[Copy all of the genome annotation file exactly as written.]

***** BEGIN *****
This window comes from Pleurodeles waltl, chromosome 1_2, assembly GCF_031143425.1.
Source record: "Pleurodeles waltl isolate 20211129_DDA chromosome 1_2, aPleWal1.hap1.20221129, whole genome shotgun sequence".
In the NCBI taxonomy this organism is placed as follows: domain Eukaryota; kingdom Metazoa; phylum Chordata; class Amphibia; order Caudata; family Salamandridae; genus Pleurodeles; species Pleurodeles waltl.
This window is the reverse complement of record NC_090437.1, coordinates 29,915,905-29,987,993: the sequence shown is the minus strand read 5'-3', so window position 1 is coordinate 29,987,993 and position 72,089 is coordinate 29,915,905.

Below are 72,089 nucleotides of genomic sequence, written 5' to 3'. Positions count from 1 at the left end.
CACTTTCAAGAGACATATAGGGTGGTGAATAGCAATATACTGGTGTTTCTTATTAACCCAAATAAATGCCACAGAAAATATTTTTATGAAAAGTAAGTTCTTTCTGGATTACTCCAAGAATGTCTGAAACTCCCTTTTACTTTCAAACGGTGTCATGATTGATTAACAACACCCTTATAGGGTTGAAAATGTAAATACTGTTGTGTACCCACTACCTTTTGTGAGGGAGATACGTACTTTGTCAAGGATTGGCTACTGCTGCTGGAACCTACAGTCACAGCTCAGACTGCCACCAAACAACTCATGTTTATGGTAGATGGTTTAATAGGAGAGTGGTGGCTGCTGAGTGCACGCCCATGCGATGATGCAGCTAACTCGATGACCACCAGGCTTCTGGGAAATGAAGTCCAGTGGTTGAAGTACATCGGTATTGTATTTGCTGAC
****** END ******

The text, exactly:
This window comes from Pleurodeles waltl, chromosome 1_2, assembly GCF_031143425.1.
Source record: "Pleurodeles waltl isolate 20211129_DDA chromosome 1_2, aPleWal1.hap1.20221129, whole genome shotgun sequence".
In the NCBI taxonomy this organism is placed as follows: domain Eukaryota; kingdom Metazoa; phylum Chordata; class Amphibia; order Caudata; family Salamandridae; genus Pleurodeles; species Pleurodeles waltl.
This window is the reverse complement of record NC_090437.1, coordinates 29,915,905-29,987,993: the sequence shown is the minus strand read 5'-3', so window position 1 is coordinate 29,987,993 and position 72,089 is coordinate 29,915,905.

Below are 72,089 nucleotides of genomic sequence, written 5' to 3'. Positions count from 1 at the left end.
CACTTTCAAGAGACATATAGGGTGGTGAATAGCAATATACTGGTGTTTCTTATTAACCCAAATAAATGCCACAGAAAATATTTTTATGAAAAGTAAGTTCTTTCTGGATTACTCCAAGAATGTCTGAAACTCCCTTTTACTTTCAAACGGTGTCATGATTGATTAACAACACCCTTATAGGGTTGAAAATGTAAATACTGTTGTGTACCCACTACCTTTTGTGAGGGAGATACGTACTTTGTCAAGGATTGGCTACTGCTGCTGGAACCTACAGTCACAGCTCAGACTGCCACCAAACAACTCATGTTTATGGTAGATGGTTTAATAGGAGAGTGGTGGCTGCTGAGTGCACGCCCATGCGATGATGCAGCTAACTCGATGACCACCAGGCTTCTGGGAAATGAAGTCCAGTGGTTGAAGTACATCGGTATTGTATTTGCTGAC